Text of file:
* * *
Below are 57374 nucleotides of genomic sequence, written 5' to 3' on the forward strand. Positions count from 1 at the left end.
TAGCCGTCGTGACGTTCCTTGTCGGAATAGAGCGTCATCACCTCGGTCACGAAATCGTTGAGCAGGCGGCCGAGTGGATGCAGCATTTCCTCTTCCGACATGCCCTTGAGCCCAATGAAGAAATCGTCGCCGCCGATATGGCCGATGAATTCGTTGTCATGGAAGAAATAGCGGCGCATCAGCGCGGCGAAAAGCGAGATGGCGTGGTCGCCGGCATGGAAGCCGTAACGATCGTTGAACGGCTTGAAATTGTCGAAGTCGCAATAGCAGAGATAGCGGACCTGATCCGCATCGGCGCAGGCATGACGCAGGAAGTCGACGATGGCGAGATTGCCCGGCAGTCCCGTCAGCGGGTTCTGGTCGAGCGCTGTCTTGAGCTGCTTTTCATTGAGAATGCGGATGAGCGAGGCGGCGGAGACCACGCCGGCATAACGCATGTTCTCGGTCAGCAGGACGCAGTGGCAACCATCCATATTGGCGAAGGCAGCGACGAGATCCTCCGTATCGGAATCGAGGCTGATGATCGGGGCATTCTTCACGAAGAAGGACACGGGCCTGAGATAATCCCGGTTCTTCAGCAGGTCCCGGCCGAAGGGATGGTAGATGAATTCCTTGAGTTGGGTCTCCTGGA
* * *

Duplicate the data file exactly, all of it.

Below are 57374 nucleotides of genomic sequence, written 5' to 3' on the forward strand. Positions count from 1 at the left end.
TAGCCGTCGTGACGTTCCTTGTCGGAATAGAGCGTCATCACCTCGGTCACGAAATCGTTGAGCAGGCGGCCGAGTGGATGCAGCATTTCCTCTTCCGACATGCCCTTGAGCCCAATGAAGAAATCGTCGCCGCCGATATGGCCGATGAATTCGTTGTCATGGAAGAAATAGCGGCGCATCAGCGCGGCGAAAAGCGAGATGGCGTGGTCGCCGGCATGGAAGCCGTAACGATCGTTGAACGGCTTGAAATTGTCGAAGTCGCAATAGCAGAGATAGCGGACCTGATCCGCATCGGCGCAGGCATGACGCAGGAAGTCGACGATGGCGAGATTGCCCGGCAGTCCCGTCAGCGGGTTCTGGTCGAGCGCTGTCTTGAGCTGCTTTTCATTGAGAATGCGGATGAGCGAGGCGGCGGAGACCACGCCGGCATAACGCATGTTCTCGGTCAGCAGGACGCAGTGGCAACCATCCATATTGGCGAAGGCAGCGACGAGATCCTCCGTATCGGAATCGAGGCTGATGATCGGGGCATTCTTCACGAAGAAGGACACGGGCCTGAGATAATCCCGGTTCTTCAGCAGGTCCCGGCCGAAGGGATGGTAGATGAATTCCTTGAGTTGGGTCTCCTGGA